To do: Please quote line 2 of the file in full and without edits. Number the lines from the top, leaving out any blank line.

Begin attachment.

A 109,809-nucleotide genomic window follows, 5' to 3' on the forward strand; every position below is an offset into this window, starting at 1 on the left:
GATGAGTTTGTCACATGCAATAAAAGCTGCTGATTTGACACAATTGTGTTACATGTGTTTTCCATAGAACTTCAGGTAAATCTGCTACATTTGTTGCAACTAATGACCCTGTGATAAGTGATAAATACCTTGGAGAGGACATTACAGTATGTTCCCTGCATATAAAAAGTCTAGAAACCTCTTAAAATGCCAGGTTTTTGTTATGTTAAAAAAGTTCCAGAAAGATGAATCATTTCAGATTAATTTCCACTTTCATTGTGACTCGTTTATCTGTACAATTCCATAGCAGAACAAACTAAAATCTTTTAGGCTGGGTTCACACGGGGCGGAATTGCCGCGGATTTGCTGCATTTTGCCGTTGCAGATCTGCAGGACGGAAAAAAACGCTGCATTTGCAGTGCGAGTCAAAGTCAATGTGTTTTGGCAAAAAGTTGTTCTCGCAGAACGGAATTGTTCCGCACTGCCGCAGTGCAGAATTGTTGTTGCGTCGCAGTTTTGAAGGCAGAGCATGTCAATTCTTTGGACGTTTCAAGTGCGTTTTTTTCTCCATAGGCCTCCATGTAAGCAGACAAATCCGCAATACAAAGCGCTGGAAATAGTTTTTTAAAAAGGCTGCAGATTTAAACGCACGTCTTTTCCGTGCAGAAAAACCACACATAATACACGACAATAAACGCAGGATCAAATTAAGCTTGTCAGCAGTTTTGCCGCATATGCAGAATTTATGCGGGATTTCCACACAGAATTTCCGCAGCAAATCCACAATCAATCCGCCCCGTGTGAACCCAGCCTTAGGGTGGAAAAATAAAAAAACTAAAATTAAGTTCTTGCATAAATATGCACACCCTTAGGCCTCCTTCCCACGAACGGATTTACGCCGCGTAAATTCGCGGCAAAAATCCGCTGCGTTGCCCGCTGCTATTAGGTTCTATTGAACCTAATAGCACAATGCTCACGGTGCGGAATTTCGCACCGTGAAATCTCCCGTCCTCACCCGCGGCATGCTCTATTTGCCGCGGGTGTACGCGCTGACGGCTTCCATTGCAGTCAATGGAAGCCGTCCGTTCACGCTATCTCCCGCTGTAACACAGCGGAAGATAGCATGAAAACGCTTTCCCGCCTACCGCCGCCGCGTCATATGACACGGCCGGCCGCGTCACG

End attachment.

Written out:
GATGAGTTTGTCACATGCAATAAAAGCTGCTGATTTGACACAATTGTGTTACATGTGTTTTCCATAGAACTTCAGGTAAATCTGCTACATTTGTTGCAACTAATGACCCTGTGATAAGTGATAAATACCTTGGAGAGGACATTACAGTATGTTCCCTGCATATAAAAAGTCTAGAAACCTCTTAAAATGCCAGGTTTTTGTTATGTTAAAAAAGTTCCAGAAAGATGAATCATTTCAGATTAATTTCCACTTTCATTGTGACTCGTTTATCTGTACAATTCCATAGCAGAACAAACTAAAATCTTTTAGGCTGGGTTCACACGGGGCGGAATTGCCGCGGATTTGCTGCATTTTGCCGTTGCAGATCTGCAGGACGGAAAAAAACGCTGCATTTGCAGTGCGAGTCAAAGTCAATGTGTTTTGGCAAAAAGTTGTTCTCGCAGAACGGAATTGTTCCGCACTGCCGCAGTGCAGAATTGTTGTTGCGTCGCAGTTTTGAAGGCAGAGCATGTCAATTCTTTGGACGTTTCAAGTGCGTTTTTTTCTCCATAGGCCTCCATGTAAGCAGACAAATCCGCAATACAAAGCGCTGGAAATAGTTTTTTAAAAAGGCTGCAGATTTAAACGCACGTCTTTTCCGTGCAGAAAAACCACACATAATACACGACAATAAACGCAGGATCAAATTAAGCTTGTCAGCAGTTTTGCCGCATATGCAGAATTTATGCGGGATTTCCACACAGAATTTCCGCAGCAAATCCACAATCAATCCGCCCCGTGTGAACCCAGCCTTAGGGTGGAAAAATAAAAAAACTAAAATTAAGTTCTTGCATAAATATGCACACCCTTAGGCCTCCTTCCCACGAACGGATTTACGCCGCGTAAATTCGCGGCAAAAATCCGCTGCGTTGCCCGCTGCTATTAGGTTCTATTGAACCTAATAGCACAATGCTCACGGTGCGGAATTTCGCACCGTGAAATCTCCCGTCCTCACCCGCGGCATGCTCTATTTGCCGCGGGTGTACGCGCTGACGGCTTCCATTGCAGTCAATGGAAGCCGTCCGTTCACGCTATCTCCCGCTGTAACACAGCGGAAGATAGCATGAAAACGCTTTCCCGCCTACCGCCGCCGCGTCATATGACACGGCCGGCCGCGTCACG